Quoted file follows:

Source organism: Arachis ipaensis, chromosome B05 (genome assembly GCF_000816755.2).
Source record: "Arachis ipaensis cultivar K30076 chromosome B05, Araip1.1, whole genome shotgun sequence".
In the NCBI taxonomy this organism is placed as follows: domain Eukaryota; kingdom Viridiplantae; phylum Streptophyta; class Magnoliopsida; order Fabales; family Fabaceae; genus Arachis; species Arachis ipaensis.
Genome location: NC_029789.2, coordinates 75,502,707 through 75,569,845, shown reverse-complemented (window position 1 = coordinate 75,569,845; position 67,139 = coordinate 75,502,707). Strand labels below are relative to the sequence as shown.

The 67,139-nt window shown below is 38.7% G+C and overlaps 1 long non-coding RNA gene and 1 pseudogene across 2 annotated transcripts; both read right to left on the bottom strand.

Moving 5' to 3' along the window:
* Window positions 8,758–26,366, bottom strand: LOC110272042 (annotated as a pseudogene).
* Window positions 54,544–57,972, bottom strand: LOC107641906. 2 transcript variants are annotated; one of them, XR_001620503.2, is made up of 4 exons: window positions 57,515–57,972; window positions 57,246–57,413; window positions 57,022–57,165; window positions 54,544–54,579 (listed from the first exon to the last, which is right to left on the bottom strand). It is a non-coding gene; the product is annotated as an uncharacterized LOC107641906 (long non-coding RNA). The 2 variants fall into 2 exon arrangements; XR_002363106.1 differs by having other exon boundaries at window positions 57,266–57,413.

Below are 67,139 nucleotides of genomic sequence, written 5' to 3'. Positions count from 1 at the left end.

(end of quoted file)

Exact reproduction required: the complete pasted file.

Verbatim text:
Source organism: Arachis ipaensis, chromosome B05 (genome assembly GCF_000816755.2).
Source record: "Arachis ipaensis cultivar K30076 chromosome B05, Araip1.1, whole genome shotgun sequence".
In the NCBI taxonomy this organism is placed as follows: domain Eukaryota; kingdom Viridiplantae; phylum Streptophyta; class Magnoliopsida; order Fabales; family Fabaceae; genus Arachis; species Arachis ipaensis.
Genome location: NC_029789.2, coordinates 75,502,707 through 75,569,845, shown reverse-complemented (window position 1 = coordinate 75,569,845; position 67,139 = coordinate 75,502,707). Strand labels below are relative to the sequence as shown.

The 67,139-nt window shown below is 38.7% G+C and overlaps 1 long non-coding RNA gene and 1 pseudogene across 2 annotated transcripts; both read right to left on the bottom strand.

Moving 5' to 3' along the window:
* Window positions 8,758–26,366, bottom strand: LOC110272042 (annotated as a pseudogene).
* Window positions 54,544–57,972, bottom strand: LOC107641906. 2 transcript variants are annotated; one of them, XR_001620503.2, is made up of 4 exons: window positions 57,515–57,972; window positions 57,246–57,413; window positions 57,022–57,165; window positions 54,544–54,579 (listed from the first exon to the last, which is right to left on the bottom strand). It is a non-coding gene; the product is annotated as an uncharacterized LOC107641906 (long non-coding RNA). The 2 variants fall into 2 exon arrangements; XR_002363106.1 differs by having other exon boundaries at window positions 57,266–57,413.

Below are 67,139 nucleotides of genomic sequence, written 5' to 3'. Positions count from 1 at the left end.